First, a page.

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Excerpt from Oral History Interview with Virginia Foster Durr, October 16, 1975. Interview G-0023-3. Southern Oral History Program Collection (#4007) See Entire Interview >>

Lucy Randolph Mason and Joe Gelders team up for workers' rights

Durr describes how Lucy Randolph Mason met and collaborated with Joe Gelders to use their combined charm and political power to further workers' rights. Along the way, they encountered opposition from men such as Mississippi Congressman John Rankin but gained the support of the Roosevelts and other New Deal administrators.

Citing this Excerpt

Oral History Interview with Virginia Foster Durr, October 16, 1975. Interview G-0023-3. Southern Oral History Program Collection (#4007) in the Southern Oral History Program Collection, Southern Historical Collection, Wilson Library, University of North Carolina at Chapel Hill.

Full Text of the Excerpt

And Mrs. Bryant had been a Mason, and they had lived in the big old Mason house that was down the street from where we lived. She was the granddaughter of the Mason who went to, you know, in the Confederacy Slidell to England, you remember. And she was also the descendent of the Mason that lived down on the river author of the Virginia Bill or Rights, wasn't he? George Mason? Anyway they had an old sort of Victorian house. So she had a sister named Lucy Randolph Mason, who had been a YWCA worker. And Miss Lucy was a very pretty, white-haired Virginia lady who wore glasses, very dainty and extremely Virginian looking, if you know what I mean, very aristocratic looking-had a lovely soft Virginia voice. And Mrs. Bryant had invited me to a luncheon party to meet her sister Miss Lucy Randolph Mason. So Mrs. Bryant was very attractive, very bright, lively lady and had a big house. I never will forget what marvelous meals you'd get. I remember that way we had broiled quail on toast and sherbert in between and charlotte rouse. But this was a ladies' luncheon, so I met this Lucy Randolph Mason. And she told me at this meeting that she was at the YWCA, but she was very anxious to get into the New Deal or into some sort of another line of work because she had realized that the YWCA, as good as it was, it really wasn't attacking the problem of poverty. And I was very much impressed with Miss Lucy. We discussed the situation in the South, you know. So through her brother-in-law, Mr. Bryant, who was head of the bank, he went to see Mr. John L. Lewis and told Mr. Lewis that she wanted to get into the labor movement. She had been in the YWCA and welfare work, but she had decided this really didn't begin to attack the real problem, which was this terrible poverty. And she wanted to get into the labor movement, the union movement. So Mr. John L. Lewis, who was a very bright man in many ways. If he hadn't had such a terrible ego-that was his stumbling block. He immediately saw Miss Lucy could be of a great advantage in the South. He's smart enough to see to Send Miss Lucy South as his public relations person would be very disarming because all these fierce people, police chief and sherriffs and newspaper editors, you know, who were looking for some big old gorilla to come in and Miss Lucy appears. She was the kind of lady that men would instinctively rise, give her a seat, because she was such a perfect Southern lady. So he hired her as his public relations representative in the South, and he gave her an office in Atlanta. There's a girl over in Atlanta, a big fat girl, Margaret somebody, she lives in New York now. She and Miss Lucy were great friends. Josephine Wilkins would know her name, because she was a great friend of hers too. Anyway . . .Josephine knows all this, too. You know you ought to interview Josephine because she knew all of this very well. You know Josephine's a whole lot older than I am. You won't believe it but I'm 72 and she's 80. Isn't she remarkable? So, they were having a textile strike in Mississippi. There was a great deal of violence going on in Mississippi. And Joe Gelders had gone over there. There was a fellow named Jimmy Collins, who had been beat up and arrested. He was an officer, an organizer of the textile workers. I believe this was all in Tupalo where John Rankin came from and you know John Rankin hated the unions worse than anything in the world; he was terribly racist, too, he was just a terrible old man, I thought. He was like Bilbo, but he was higher class than Bilbo. But he was as big a racist as Bilbo. He was very much against unions. So they had been having all this terrible trouble in Tupulo and that's when Ida Sledge, whom I've told you about, whom I got to know so well later, had gone down. The IGWU had sent her down to Tupulo to help organize the women. They made overalls and cotton dresses. There was a factory there. But she got run out of town. She was a Sledge. She was very aristocratic. I hate to use this word again. Her father married and had a daughter who married Will Bankhead, who was Tallulah's mother, Eugenia's mother. That was Miss Aoa Sledge. If you want to go down here to the musuem here, you can see her wedding costumes and her trusseau. She had a waist, I think, 15 inches. She was very beautiful and extremely charming. She died when Tallulah was born. And if you've ever read anything about Tallulah, you know Tallulah always said she was so strange because she alwyas felt she killed her mother, by being born. Have you ever read any Tallulah books? Well they're rather interesting books, but peculiar to say the least. But Tallulah, you know, was kind of crazy, I think. When she was in "The Little Foxes" she was absolutely marvelous. That was Lillian Hellman's play, perfectly marvelous. Well, anyway, Mr. Sledge married again quite late in life and he had a daughter named Ida Sledge. So that made Ida and Tallulah half-aunts. I know by this time you've quit. [END OF TAPE 2, SIDE A] [TAPE 2, SIDE B] [START OF TAPE 2, SIDE B]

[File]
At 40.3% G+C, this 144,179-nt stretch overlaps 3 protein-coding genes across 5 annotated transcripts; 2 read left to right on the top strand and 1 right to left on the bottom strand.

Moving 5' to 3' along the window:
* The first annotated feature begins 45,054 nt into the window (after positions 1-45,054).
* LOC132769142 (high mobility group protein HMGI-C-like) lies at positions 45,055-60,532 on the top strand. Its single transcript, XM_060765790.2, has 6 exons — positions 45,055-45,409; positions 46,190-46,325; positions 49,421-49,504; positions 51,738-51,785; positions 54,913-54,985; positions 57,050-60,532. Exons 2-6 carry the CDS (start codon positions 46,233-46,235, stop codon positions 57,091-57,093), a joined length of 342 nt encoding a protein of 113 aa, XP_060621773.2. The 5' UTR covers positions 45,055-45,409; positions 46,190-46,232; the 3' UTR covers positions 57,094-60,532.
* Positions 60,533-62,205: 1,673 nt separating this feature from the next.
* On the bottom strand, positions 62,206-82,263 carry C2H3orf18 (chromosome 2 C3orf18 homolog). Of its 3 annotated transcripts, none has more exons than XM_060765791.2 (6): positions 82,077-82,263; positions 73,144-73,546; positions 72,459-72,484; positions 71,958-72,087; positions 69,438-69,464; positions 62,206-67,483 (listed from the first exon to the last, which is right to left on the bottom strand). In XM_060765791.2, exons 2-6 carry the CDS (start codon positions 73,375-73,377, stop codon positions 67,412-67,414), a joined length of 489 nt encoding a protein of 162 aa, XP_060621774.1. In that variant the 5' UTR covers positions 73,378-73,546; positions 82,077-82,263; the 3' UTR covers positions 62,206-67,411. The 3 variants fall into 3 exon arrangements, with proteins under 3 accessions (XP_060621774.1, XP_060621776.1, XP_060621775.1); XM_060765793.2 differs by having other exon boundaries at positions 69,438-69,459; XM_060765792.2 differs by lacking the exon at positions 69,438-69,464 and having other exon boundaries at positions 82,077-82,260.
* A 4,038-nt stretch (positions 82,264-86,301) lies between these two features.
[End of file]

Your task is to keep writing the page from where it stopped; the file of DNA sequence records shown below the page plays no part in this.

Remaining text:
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[So Ida Sledge was working there for the IGWU?] She was the one I've told you about that had gone to Wellesley and began to work for the ILGWU in Baltimore and they sent her down to Mississippi, because she came from Mississippi. They had the idea, the unions did, that if native Southerners came down here, they wouldn't maybe have as much trouble as outsider agitators, as they were called. Ida got run out of town twice, out of Tupulo, once in her night-gown. They came and got her. She had a tough time. I have a lot of the articles that came out about it in the papers. [She's also in Lucy's book. I remember than.] Lucy Mason wrote a book herself? I must have read that, but I can't remember. [To Win These Rights.] In any case, Miss Lucy and Joe Gelders got together, in Mississippi, I think. See here was Joe Gelders living in Birmingham trying to protect the rights of these organizers and get them out of jail and keep them from being beat to death and held incommunicato. And here was Miss Lucy who was the CIO representative in Atlanta. But I think they met in this trouble in Tupulo, involving Ida Sledge and Jimmy Collins. And Joe was an extremely lovely fellow. He was tall and thin. He looked like a kind of a Jewish prophet in a way, in that he had a very sensitive face and a very strong face, the combination of both strength and beauty. And he was an absolutely honest man. I never met a person in whom I had greater faith or trust. And he really was devoured. You see he'd had a conversion almost after this killing of the pigs and things; he felt like all the suffering . . .You see the thing that made the depression so awful was that it was not a depression of scarcity-it was a depression of glut. In other words, there was too much of everything. Do you get my point? [It wasn't spread out?] Well, I mean there was too much wheat, too much corn, because people couldn't buy it, you see. Like Abyssinia or Ethopia or a country that has just nothing to it much except some sand and dessert and some few little patches, when the people go hungry there you can understand. The Sahara Dessert or these poor people there, you know you're always seeing their pictures. But here in this great rich country, these people were starving to death and having rickets and consumption and hookworm and pellegra, because there was just too much. It was the idea of people starving in the midst of plenty. So Joe had become obsessed; really he was a flaming torch of anger and also of determination to set it right. So he and Miss Lucy got together over there in Mississippi. And she had known Mrs. Roosevelt in her days of the YWCA and women's works and things like that. So she and Joe decided that they would go up to Hyde Park where the Roosevelts were then staying and see if they would organize in the South some sort of an association or meeting or have a meeting and bring together the New Deal elements in the South, the labor unions, the people who were benefitting by the New Deal, like the WPA people, and. . . So they did. They went up to Hyde Park and they got Mr. Roosevelt and Mrs. Roosevelt to agree to have a meeting. Now this was in 1937, I believe.